SIFTING through records and picking up something that catches your eye; the sheer pleasure of hearing something for the first time and knowing you’re going to love it for the rest of your life, the feeling you get when you find your new favourite band…… Whatever the future of music may be, you can’t replace the experience of record shopping. And it’s one that the Glaswegian Record Fair will hope to replicate when it opens its doors for the first time on Saturday 4th March 2017 at The Old Hairdresser’s in Glasgow.

Founded by Elina Lin of The Ninth Wave, the event will bring some of Glasgow’s best DIY labels together with a number of live performances in a day-long celebration of local music. Ready to put her exciting and innovative idea into practice, TTV caught up with Elina to hear more about the fair and what inspired it.

“I wanted to put up a record fair in Glasgow because I felt like there’s a lack of these sort of events. There’s been one or two label markets in the past couple of years but I know a lot of bands who put out releases on their own and I wanted to give these bands a collective outlet to sell their physicals and merch while also not forgetting all the great DIY labels we have.”

“It’s such an important time to support music and bands especially at grass root level. This event is purely there to support all the bands and labels who are getting involved. The main event is an all-day split event consisting of a label market during the day and band merch stalls and live music during the night. All the proceeds will go towards covering the costs of the event and directly to the bands playing on the night.”

By providing a brilliant platform for Glasgow music and offering a strong network of support for the surrounding music scene, the non-profit event is destined to have a resounding local impact. With more and more music fans investing in tangible forms of music, vinyl sales have become an increasingly important form of income for record labels and musicians; particularly those who work independently.

And while this revival has been hugely encouraging, this record fair comes at a time when it is more important than ever to support emerging talent and independent labels; records are now being sold in mass supermarkets and free music is more accessible than ever on a variation of streaming platforms.

With different modes of consumption now available, it means that many listeners, like Elina, are opting to use a number of listening devices: “I buy vinyl and listen to them at home. I really enjoy listening to albums at whole. Then again I also like to have my music on the go and Spotify just happens to be the most convenient way.”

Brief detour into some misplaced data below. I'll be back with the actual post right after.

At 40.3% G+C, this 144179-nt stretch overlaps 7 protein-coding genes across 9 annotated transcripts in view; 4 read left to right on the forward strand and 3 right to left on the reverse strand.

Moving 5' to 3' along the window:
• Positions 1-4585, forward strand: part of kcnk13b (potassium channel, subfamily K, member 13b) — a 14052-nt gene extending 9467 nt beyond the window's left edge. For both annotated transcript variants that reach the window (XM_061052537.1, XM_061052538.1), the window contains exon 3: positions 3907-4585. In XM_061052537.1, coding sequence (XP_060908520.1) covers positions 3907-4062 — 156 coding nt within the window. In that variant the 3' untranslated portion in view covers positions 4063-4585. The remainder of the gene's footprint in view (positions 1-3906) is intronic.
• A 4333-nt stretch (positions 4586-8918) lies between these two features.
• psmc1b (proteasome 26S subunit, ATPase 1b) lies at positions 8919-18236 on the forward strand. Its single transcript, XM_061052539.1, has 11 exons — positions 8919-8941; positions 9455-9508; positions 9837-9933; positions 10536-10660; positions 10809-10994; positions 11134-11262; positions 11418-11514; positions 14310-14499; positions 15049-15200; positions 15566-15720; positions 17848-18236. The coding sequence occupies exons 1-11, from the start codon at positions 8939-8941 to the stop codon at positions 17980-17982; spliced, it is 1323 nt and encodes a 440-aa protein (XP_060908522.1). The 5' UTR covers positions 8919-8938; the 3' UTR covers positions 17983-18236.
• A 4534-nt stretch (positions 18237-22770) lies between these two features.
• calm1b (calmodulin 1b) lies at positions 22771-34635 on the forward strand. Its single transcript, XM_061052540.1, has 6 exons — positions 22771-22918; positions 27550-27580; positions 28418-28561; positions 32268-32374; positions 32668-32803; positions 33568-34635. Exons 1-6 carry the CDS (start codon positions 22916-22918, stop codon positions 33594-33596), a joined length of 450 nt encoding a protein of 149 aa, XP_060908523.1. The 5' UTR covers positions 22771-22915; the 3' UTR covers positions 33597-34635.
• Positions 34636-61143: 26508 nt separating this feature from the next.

It’s a sentiment that many music fans will relate to and a telling observation of the current musical landscape. It has yet to be determined whether the future lies in the time-tested format though: “Who knows to be honest! It’s hard to say how all the new technology will affect music consumption, but at least for now I think vinyl has definitely found its audience.”

And the Glaswegian Record Fair will hope to attract this audience when it opens its doors for the first time in March. A city awash with fantastic independent labels and exciting new talent, the Glasgow music scene has a fiercely DIY yet strong collective culture sown into its fabric and will therefore provide the perfect setting for such an event.

By taking things back to the most traditional form of music discovery, the proceeds will, most importantly, go right to the labels and bands who take part. When asked about her ambitions for the event, Elina said: “First and foremost I hope all the bands and labels involved will benefit from the event and gain a few more fans. I’d like the event to create some conversation amongst the industry, Glaswegian record fair will be a place where everyone is coming to do the same thing; appreciate great music and meet others who are there to do the same.”

Giving music fans the chance to become acquainted with some brand new music and bespoke records from a label market featuring Fuzzkill, Dead Beet, Bloc Music, Struggletown and more, this unique event will also allow people to see some of the city’s best emerging artists in one of Glasgow’s most intimate venues. Stripped back live sets will come from Catholic Action, Sweaty Palms and The Van T’s. “Expect a day filled with music, great people and atmosphere and surprising live performances”, she said.

A great way to support the local music scene, Elina is encouraging others to do the same: “Go to gigs and find your new favourite band, not every band you see will be your cup of tea but if you find that gem and support them continuously you won’t regret it. It is amazing to see a band grow! It is also vitally important for you to share tracks or videos you like on the social medias because this is one of the best ways to help bands find new audiences.”

The event kicks off at 1pm on Saturday 4th March at The Old  Hairdresser’s on Renfield Lane.